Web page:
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Viper Nurburgring Record LLC v. Robbins Motor Co., LLC

United States District Court, D. Kansas

September 9, 2019




         Plaintiff Viper Nürburgring Record LLC (“VNR”) is an entity formed for the purpose of pursuing a world-record time on the Nürburgring race track in Nürburg, Germany. Defendant Robbins Motor Company, LLC (“RMC”) and its vice president and officer, Defendant Clayton Robbins (“Mr. Robbins”), [1] made a financial contribution towards VNR's efforts in exchange for, among other things, a license to use one photograph from the event. In this action, VNR alleges willful copyright infringement by Defendants in violation of the Copyright Act, 17 U.S.C. §§ 501, et seq. VNR alleges Defendants exceeded the scope of the agreed-upon license by using more than one photo, thereby infringing on its copyrights. Defendants, in turn, assert multiple defenses and a counterclaim seeking a declaratory judgment that VNR's copyrights are invalid, unenforceable, and not infringed. This matter is now before the Court on VNR's motion for summary judgment on its affirmative claim for copyright infringement, Defendants' counterclaim, and Defendants' defenses. Doc. 86.

         For the following reasons, the Court finds that VNR has established the elements of its prima facie case of copyright infringement. The Court further finds that VNR is entitled to summary judgment on Defendants' counterclaim and defenses of failure to state a claim, invalidity, non-copyrightable elements, unenforceability, express and implied license, permission, fair use, and unclean hands. But, as set forth below, the Court finds a genuine issue of material fact regarding whether the infringement was “willful.” The Court similarly finds a fact issue precluding summary judgment on Defendants' defenses of equitable estoppel and innocent intent. The Court accordingly denies summary judgment on those issues.

         I. BACKGROUND[2]

         A. VNR's World-Record Attempt

         In January 2017-the last year Vipers were manufactured-VNR announced its plan to organize a trip to the Nürburgring race track in Nürburg, Germany, hoping to set a world record on the track with one of two Viper ACR vehicles. VNR planned a first trip to Nürburg in July 2017 and a subsequent trip in August 2017, lining up professional drivers to operate the two cars and soliciting sponsors to provide financial support, the cars themselves, tires, and other spare parts. In exchange for their contributions, sponsors were to receive incentives such as exposure-i.e., their name on the cars involved in the world-record attempt-and a license to use a photo, or photos, from the event.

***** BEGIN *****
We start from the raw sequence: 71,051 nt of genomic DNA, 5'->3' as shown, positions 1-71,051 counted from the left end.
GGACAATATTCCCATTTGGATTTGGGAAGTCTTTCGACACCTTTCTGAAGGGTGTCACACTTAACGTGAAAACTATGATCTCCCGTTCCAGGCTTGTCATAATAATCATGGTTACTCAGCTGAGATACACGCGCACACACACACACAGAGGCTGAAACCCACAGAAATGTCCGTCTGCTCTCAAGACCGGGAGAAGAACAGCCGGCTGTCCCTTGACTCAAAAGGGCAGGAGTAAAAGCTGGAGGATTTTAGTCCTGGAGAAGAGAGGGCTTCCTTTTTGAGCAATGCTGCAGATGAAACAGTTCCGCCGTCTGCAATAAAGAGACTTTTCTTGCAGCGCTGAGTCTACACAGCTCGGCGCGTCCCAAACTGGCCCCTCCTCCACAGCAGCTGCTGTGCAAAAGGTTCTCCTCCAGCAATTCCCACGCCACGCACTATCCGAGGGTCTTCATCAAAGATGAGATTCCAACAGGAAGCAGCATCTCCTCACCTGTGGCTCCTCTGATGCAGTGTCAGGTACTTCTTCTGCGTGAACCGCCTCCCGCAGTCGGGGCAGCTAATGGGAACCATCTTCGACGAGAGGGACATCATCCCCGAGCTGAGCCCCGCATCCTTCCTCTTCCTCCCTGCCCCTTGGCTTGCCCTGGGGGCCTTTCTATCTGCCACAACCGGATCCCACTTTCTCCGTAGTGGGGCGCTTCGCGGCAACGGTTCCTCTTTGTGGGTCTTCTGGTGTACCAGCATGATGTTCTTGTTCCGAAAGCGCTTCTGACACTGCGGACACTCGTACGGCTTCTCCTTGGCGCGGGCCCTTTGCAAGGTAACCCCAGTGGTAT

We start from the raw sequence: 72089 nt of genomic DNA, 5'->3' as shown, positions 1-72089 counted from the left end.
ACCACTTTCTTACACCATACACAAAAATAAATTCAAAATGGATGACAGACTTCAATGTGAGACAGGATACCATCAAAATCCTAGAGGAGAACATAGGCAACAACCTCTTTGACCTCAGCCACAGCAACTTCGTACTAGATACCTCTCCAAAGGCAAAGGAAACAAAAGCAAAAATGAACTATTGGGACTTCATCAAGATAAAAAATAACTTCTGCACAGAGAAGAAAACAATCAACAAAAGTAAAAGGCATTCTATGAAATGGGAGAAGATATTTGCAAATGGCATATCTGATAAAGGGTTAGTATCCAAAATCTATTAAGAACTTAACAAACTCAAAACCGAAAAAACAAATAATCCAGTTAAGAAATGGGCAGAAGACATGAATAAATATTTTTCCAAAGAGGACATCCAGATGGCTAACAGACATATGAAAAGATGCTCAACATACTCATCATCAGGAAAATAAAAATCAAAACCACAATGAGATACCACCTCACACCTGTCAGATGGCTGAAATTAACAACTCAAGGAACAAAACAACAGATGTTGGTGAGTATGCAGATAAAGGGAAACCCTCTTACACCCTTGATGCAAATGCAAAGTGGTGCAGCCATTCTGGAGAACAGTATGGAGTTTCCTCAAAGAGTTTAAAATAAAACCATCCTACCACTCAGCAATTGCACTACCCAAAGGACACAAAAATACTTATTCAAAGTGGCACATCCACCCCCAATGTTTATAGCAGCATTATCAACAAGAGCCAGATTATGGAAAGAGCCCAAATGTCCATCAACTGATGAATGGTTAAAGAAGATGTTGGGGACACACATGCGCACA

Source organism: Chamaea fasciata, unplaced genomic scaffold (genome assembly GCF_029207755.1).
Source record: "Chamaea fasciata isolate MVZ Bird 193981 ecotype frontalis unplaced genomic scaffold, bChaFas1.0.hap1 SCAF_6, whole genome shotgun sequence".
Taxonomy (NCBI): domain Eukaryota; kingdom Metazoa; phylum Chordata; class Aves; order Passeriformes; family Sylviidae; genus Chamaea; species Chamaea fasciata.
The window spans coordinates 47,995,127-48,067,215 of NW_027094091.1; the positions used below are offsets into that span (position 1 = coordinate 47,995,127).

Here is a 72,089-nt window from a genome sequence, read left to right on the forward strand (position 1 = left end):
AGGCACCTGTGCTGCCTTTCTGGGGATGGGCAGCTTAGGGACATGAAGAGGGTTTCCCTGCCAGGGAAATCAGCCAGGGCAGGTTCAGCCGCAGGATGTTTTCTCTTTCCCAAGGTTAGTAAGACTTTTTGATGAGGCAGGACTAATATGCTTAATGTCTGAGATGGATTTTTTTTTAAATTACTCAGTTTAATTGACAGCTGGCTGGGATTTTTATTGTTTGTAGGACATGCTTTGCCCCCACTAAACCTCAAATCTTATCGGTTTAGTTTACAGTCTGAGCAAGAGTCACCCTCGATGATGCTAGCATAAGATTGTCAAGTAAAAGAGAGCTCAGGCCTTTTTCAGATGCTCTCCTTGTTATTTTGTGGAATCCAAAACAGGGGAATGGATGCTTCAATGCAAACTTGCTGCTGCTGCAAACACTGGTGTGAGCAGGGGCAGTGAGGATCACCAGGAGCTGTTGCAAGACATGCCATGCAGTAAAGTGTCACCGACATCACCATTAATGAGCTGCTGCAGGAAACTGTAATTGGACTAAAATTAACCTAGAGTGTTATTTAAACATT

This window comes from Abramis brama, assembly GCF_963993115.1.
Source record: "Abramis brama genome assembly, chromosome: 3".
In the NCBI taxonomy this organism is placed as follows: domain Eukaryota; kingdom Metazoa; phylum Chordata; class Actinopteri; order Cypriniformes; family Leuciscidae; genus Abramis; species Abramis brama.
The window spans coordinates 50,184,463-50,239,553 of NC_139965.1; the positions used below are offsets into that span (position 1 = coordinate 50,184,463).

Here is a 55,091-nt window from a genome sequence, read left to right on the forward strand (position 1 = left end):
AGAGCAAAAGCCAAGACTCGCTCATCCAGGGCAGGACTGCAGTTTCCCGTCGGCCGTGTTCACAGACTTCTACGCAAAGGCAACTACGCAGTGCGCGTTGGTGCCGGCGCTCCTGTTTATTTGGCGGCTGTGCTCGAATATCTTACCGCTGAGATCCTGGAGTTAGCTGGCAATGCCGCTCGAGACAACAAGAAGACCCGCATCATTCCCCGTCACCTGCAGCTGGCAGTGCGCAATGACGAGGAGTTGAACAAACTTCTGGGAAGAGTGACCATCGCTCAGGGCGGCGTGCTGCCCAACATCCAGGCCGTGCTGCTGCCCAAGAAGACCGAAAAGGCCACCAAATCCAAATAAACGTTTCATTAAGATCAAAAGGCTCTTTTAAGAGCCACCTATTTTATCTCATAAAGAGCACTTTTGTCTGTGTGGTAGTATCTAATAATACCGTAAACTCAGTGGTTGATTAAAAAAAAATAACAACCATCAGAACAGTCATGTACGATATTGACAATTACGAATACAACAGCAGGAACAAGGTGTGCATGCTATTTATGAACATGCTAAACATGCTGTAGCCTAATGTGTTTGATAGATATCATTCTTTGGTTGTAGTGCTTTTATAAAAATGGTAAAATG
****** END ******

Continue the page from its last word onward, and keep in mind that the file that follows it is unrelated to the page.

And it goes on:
To publicize the attempt and provide sponsors with such exposure, VNR hired a professional photographer, Eric Meyer, to take photographs. The agreement between Mr. Meyer and VNR-executed in June 2017, before the first trip to Nürburg-provided in pertinent part that “[a]ll photographs taken shall be the property of [VNR], in perpetuity, ” but granted Mr. Meyer permission “to use [the] photographs solely for his own personal and company self-promotion.” Pursuant to the agreement, Mr. Meyer took photographs for approximately ten days surrounding the first trip to Nürburg in July 2017. Mr. Meyer's photographs captured the Viper ACRs on and off the track, along with numerous images of the cars and the crew in the garage, pits, and on public roads. For each of the photos, Mr. Meyer chose the appropriate equipment and made decisions regarding factors such as the exposure, aperture, angle, and perspective of the images. From the approximately 6, 000 photographs taken by Mr. Meyer, he chose those photos he considered the “best” and edited the color, tint, contrast, brightness, and other parameters of the images.

         B. Defendants' Use of the Photographs

         Before the first Nürburg trip, Mr. Robbins-a vice president and officer of RMC, a Kansas car dealer-contacted VNR about a potential sponsorship. On June 20, 2017, Mr. Robbins sent Russ Oasis, managing member of VNR, a private message via the Viper Owners Association website asking what it would take to get RMC's name on the cars used in the world-record attempt. During this exchange, Mr. Robbins also expressed interest in using photos from the event to promote RMC and specifically inquired regarding the possibility of using the images “in social media and possibly tv ads.” Mr. Oasis responded that-in exchange for a $4, 000 contribution- VNR would place “a small logo [for RMC] on each car” and Mr. Robbins could “use a picture that you select from our photographer for your advertising for [RMC].” Mr. Oasis then asked whether the parties had a deal and Mr. Robbins responded that “we are in for the [$4, 000].” The parties stipulate that this agreement gave RMC a license to use one photograph from the event.